6. I guess my feelings on the Produce-Consume x2 come from my extensive playing with the AI and my limited play to a few games within my play group and at the WBC. Of the 500 or so games I’ve played on the AI (I admit I haven’t kept track of the statistics — about half are 3-player and half are 4-player), when I win (about 20% – 25% of the time, so I’m not a great player), I would say that 80% of the time it’s with Produce-Consume x2, with the other 20% coming from some type of settling strategy (either militarily or Alien world). Of the 80% of games I lose, I would say that 75% of the AI wins come on a Produce-Consume strategy from the AI. Maybe the issue is that the Produce-Consume x2 strategy is the one that seems really easy to do independent of all other players. If you can get 3 or 4 product worlds and a solid VP-planet like Galatic Trendsetters + Free Trade Assoc., then the game is all but over.

    It seems to me that the majority (60%) of the time, one of the players gets a decent enough card draw to do Produce-Consume x2 and then they just run with it. I would put the Produce -Consume x2 strategy equally divided between the cheap blue good worlds with Free Trade Association & Consumer Markets or the Mining strategy.

    I think has been my one complaint with the game (and to echo Keith) is that it feels like one needs to play 30+ games just to get a good feel for all the cards that are out there, meaning one doesn’t really start getting into the subtelties until numerous plays. For me pesonally, I just don’t have the face-to-face game-playing bandwidth to do that, as I’m lucky if I get a 4+ player evening once a month. Personally, that’s why I love a game like PowerGrid where one has really seen the whole gamut within 3 or 4 games and one focus on the subtleties of the game by the 3rd or 4th play, not the 30th play.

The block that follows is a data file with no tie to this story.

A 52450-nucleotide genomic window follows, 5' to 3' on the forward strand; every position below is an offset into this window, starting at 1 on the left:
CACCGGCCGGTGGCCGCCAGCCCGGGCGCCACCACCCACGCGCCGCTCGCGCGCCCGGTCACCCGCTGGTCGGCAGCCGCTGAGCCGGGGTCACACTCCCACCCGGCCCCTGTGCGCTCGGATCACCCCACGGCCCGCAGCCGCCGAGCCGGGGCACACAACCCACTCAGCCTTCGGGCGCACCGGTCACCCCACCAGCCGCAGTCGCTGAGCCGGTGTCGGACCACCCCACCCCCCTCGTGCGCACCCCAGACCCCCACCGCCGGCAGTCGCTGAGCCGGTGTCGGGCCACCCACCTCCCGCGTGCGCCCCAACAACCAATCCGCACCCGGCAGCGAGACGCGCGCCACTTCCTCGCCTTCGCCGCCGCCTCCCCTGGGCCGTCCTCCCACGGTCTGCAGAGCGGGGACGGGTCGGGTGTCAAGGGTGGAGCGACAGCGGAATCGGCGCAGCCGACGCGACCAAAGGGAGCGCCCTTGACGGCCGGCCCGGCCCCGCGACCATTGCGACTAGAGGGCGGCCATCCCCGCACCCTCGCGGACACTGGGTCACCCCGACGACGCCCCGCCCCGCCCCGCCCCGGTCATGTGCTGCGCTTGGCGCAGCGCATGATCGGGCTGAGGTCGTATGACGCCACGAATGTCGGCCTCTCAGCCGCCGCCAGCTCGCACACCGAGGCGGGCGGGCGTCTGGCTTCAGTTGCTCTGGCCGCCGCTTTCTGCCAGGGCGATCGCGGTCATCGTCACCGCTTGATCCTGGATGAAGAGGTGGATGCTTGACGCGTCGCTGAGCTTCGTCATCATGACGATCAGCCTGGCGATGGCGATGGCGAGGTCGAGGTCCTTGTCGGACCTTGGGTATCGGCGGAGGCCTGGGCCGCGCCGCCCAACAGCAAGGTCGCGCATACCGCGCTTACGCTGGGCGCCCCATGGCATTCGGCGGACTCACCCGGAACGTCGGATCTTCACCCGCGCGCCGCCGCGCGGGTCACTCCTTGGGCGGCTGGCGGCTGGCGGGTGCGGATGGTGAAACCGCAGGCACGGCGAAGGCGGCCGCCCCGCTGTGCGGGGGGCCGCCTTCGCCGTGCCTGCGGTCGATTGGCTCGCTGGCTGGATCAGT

7. I enjoy this game, especially now that I know the deck pretty well. We can get through games in 20 – 25 minutes a lot of the time with three players. My complaints:

    – I’ll echo what others have said: sometimes it feels like people playing solitaire at the same table rather than an interactive game. And the element in the expansions (taking over worlds) that would help solve that problem is by far my least favorite aspect of the game. We usually don’t even play with those rules because we dislike them so much.

    – I wish the game was just a tad longer. We play games to 15 cards sometimes, just to make things interesting (we play with all of the VP chips as well so those don’t run out), but then you throw off the balance of the game. I don’t want something like Monopoly, or even Puerto Rico, but a 45-minute game would be ideal.